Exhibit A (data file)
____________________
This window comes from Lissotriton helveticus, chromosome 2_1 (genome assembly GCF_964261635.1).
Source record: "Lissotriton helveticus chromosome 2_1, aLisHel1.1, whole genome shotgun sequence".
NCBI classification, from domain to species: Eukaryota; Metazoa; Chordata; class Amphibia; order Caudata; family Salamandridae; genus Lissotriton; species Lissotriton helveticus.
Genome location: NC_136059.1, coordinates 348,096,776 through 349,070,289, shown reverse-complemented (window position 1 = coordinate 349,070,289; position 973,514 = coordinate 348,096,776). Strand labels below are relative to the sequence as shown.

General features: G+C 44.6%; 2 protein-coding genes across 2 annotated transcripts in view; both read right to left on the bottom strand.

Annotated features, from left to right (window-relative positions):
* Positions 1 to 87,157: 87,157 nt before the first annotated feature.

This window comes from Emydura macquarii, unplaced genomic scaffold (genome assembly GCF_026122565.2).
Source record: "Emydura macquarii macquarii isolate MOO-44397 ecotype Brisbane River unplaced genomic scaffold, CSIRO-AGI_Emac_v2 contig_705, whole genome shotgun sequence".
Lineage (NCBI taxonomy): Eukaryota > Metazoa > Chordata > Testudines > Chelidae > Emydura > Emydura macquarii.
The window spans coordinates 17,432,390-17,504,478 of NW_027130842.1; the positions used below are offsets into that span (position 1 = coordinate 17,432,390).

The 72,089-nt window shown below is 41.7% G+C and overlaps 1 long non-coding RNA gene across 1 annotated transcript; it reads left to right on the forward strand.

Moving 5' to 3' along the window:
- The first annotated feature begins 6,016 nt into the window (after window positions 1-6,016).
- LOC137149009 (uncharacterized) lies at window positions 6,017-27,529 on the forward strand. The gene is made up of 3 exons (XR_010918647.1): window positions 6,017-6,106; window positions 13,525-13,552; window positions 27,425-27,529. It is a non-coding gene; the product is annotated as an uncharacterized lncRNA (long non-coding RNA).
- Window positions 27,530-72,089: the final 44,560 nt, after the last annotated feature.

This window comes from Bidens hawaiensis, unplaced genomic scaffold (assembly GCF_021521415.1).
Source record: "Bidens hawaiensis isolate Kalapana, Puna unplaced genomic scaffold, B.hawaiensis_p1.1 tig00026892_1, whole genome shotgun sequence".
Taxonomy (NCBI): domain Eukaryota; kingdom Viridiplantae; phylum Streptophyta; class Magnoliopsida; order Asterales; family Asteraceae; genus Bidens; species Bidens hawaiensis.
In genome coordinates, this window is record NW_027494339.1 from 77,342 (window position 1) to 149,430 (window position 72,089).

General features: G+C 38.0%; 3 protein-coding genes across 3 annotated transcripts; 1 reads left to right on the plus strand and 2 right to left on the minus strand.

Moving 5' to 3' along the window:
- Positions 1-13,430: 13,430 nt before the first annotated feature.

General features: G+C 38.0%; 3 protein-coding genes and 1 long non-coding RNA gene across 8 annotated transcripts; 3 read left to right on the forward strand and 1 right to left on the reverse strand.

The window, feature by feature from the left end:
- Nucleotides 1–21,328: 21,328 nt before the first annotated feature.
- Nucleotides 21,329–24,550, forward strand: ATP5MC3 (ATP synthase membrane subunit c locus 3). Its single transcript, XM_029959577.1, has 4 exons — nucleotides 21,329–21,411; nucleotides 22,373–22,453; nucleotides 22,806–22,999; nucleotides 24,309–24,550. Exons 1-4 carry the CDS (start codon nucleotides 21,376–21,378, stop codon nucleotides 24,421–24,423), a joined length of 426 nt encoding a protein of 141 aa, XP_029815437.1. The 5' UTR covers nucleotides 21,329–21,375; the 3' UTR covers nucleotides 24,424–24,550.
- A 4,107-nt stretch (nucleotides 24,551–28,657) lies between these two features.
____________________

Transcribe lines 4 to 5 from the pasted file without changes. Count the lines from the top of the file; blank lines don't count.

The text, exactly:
Genome location: NC_136059.1, coordinates 348,096,776 through 349,070,289, shown reverse-complemented (window position 1 = coordinate 349,070,289; position 973,514 = coordinate 348,096,776). Strand labels below are relative to the sequence as shown.

General features: G+C 44.6%; 2 protein-coding genes across 2 annotated transcripts in view; both read right to left on the bottom strand.